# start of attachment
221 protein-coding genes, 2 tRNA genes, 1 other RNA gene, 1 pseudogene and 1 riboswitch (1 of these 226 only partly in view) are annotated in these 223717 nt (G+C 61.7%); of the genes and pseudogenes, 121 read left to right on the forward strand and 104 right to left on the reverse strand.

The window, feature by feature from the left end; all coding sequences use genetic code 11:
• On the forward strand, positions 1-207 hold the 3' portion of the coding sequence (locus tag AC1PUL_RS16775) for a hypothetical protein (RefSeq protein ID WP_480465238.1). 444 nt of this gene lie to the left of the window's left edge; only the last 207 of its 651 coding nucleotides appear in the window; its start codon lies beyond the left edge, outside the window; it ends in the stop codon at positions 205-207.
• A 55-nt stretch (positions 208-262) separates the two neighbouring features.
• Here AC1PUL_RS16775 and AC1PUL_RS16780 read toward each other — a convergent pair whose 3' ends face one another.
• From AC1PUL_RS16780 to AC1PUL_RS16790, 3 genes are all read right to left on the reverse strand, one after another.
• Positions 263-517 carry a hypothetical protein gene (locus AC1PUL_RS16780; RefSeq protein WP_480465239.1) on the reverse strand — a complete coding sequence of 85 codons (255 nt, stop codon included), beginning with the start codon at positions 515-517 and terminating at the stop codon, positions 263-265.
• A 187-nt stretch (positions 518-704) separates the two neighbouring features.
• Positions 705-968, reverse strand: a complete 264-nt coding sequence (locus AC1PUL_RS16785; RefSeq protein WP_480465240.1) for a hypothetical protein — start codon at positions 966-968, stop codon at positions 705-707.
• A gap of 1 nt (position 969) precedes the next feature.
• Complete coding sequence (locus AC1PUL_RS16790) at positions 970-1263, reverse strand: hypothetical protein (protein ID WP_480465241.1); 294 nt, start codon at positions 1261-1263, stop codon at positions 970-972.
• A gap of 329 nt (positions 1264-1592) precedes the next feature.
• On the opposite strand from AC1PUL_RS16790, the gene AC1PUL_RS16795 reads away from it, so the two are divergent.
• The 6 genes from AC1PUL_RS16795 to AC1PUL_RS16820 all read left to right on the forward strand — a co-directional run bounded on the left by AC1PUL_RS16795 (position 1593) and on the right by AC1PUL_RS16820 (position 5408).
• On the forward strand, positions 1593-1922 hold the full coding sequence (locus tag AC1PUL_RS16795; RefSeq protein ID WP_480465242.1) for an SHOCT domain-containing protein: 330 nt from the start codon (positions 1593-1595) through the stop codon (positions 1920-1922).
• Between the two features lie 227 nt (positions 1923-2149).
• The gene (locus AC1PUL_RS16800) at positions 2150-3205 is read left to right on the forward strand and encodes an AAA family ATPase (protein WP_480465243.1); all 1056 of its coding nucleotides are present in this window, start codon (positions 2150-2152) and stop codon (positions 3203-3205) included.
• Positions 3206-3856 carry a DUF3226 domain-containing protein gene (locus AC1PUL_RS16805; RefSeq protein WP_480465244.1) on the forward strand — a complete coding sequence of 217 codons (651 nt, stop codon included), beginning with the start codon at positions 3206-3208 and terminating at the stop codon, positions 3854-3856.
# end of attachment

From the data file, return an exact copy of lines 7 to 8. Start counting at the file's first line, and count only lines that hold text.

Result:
• Positions 263-517 carry a hypothetical protein gene (locus AC1PUL_RS16780; RefSeq protein WP_480465239.1) on the reverse strand — a complete coding sequence of 85 codons (255 nt, stop codon included), beginning with the start codon at positions 515-517 and terminating at the stop codon, positions 263-265.
• A 187-nt stretch (positions 518-704) separates the two neighbouring features.